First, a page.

By Taylor Bell
A year ago, Steven Cook averaged eight points per game as a junior starter on a senior-dominated New Trier team that finished 23-5 and lost to arch-rival Evanston in the sectional semifinal.
"It wasn't a bummer but it was a bit of a disappointment," Cook said. "We got off to a great start, like this year. We were 16-2 and were ranked high in the ratings.
"But we didn't finish well. We lost three in a row, dropped out of contention for the conference title, then lost to Evanston in overtime at Northwestern and in the sectional semifinal. From the fall, we talked about playing in the supersectional. But we didn't get there."
Sometime after the season -- Cook isn't sure when -- coach Scott Fricke delivered a message. "You'll have to do a lot next year," he said.
Cook understood. "I knew I would be the man this year. My teammates helped me to fit into the role. Yes, there is pressure. Even in the summer, I was guarded by the other team's best player. Other teams focused on me. They put a box-and-one on me. I am expected to do a lot for this team," he said.
The 6-foot-4 Princeton-bound senior has delivered. He is averaging 17 points and eight rebounds for a 20-4 team that could be the best the Winnetka school has produced since Rick Malnati's 25-8 squad finished fourth in the Class AA tournament in 2002.
The Trevians, who defeated Glenbrook South 58-51 last Friday, will carry a seven-game winning streak into Friday's game at Waukegan. Then they'll have tests against St. Viator, Evanston and Maine South.
"I'm pleasantly surprised," Fricke said. "We had a good summer. We've done a lot to get better. I'm pleased with our progress. It is really a typical New Trier team. They play well together, play good defense, hustle, play hard all the time and are competitive."
New Trier lost its top three players from a year ago -- Connor Boehm (to Dartmouth), Austin Angel (to Illinois-Chicago) and point guard David Bragiel. But Fricke was encouraged by the return of a senior class that had been successful since it enrolled as freshmen.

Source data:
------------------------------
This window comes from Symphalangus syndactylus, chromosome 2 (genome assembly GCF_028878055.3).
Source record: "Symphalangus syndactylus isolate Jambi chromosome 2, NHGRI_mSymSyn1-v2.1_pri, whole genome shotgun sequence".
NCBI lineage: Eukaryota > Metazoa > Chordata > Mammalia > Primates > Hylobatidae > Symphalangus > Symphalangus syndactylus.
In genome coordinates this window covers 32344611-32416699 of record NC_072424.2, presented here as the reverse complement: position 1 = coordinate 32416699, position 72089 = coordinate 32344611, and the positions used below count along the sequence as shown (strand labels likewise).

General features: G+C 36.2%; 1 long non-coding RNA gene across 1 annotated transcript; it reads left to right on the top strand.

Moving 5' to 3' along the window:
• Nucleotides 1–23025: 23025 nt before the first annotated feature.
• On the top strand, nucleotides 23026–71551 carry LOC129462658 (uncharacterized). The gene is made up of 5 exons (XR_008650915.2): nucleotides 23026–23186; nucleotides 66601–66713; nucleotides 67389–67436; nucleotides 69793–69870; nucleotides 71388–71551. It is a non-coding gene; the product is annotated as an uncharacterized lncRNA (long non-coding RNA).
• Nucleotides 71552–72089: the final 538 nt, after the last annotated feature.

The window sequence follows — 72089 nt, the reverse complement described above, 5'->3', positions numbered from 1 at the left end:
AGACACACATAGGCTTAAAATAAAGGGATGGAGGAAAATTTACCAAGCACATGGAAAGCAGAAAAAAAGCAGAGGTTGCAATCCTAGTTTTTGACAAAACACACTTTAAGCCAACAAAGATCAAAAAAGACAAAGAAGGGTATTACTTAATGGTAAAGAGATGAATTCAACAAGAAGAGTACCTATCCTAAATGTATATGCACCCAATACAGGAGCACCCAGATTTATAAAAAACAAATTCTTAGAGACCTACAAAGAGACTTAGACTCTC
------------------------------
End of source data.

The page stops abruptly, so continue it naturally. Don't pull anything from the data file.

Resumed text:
"We were bringing back a lot of kids without much varsity experience," the coach said. "In fact, the majority had hardly played varsity basketball at all. Could we play at that speed and against the kind of competition we play against? We were throwing them into the fire right away."
The guard-oriented Trevians have handled the heat. "We like to push the tempo a little bit, more than in the past. This team can go up and down with quicker teams in the state but it also can play half-court if we want to," Fricke said.
Cook is surrounded by 5-foot-10 senior point guard Reid Berman (7 ppg, 7 assists), 5-foot-9 junior Jordan Thomas (10 ppg), 6-foot-2 senior Stas Banas (8 ppg) and 6-foot-8 Aaron Angel (5 ppg, 4 rpg), Austin's brother. Aaron Rosen (8 ppg), a 6-foot-4 senior, comes off the bench.
"How far can we go? I'm optimistic. We can compete with anyone. But we have to guard size and rebound against bigger, more athletic teams. In the Rockford tournament, we held three teams under 40 points. That's the kind of thing we have to continue to do if we're going to be successful."
Cook was the MVP at the Rockford tournament. Versatile and athletic, he defends point guards and centers. "He is being asked to do more this year and he is doing it. He gets better every week. He is on a streak. He is so explosive. I think he has the record for most dunks in school history," Fricke said.
Cook boasts a lot of impressive numbers. He is a straight-A student in Advance Placement courses who scored 32 on his ACT. He ranks in the top 5 percent of his class with a 4.93 grade-point average on a 4.0 scale. He wants to major in economics at Princeton.
Why Princeton? "It was a no-brainer," he said. It happened early in the recruiting process. He attended several camps between his sophomore and junior years, trying to get exposure. He attracted interest from Ivy League and Patriot League schools. But he loved Princeton and committed a Christmas of his junior year.
Cook, who was coached by his father when he was young, played all sports at one time but began to concentrate on basketball in high school. "In baseball, you can't contribute as much as in basketball. If you strike out, you have to wait a couple of innings to get another chance. And I like the energy and comradery of playing a team sport," he said.
A year ago, as a junior on a senior-oriented team, he had to find different ways to contribute. And he wasn't asked to contribute as much as Boehm, an All-Stater, usually dominated the game. But his role has changed this year.
"My goal in every game is to get a double-double," said Cook, who also is expected to provide leadership. "This team has been playing together since sixth grade. We have all the tools to be successful...big men, rebounding, scoring, excellent point guard, role players who step in and do what it takes to win.
"I don't see why we can't make a run in the playoff. What is our edge? It all starts on the defensive end. When we have been successful in the past, it always started with defense. That's what gives us an edge in a lot of games."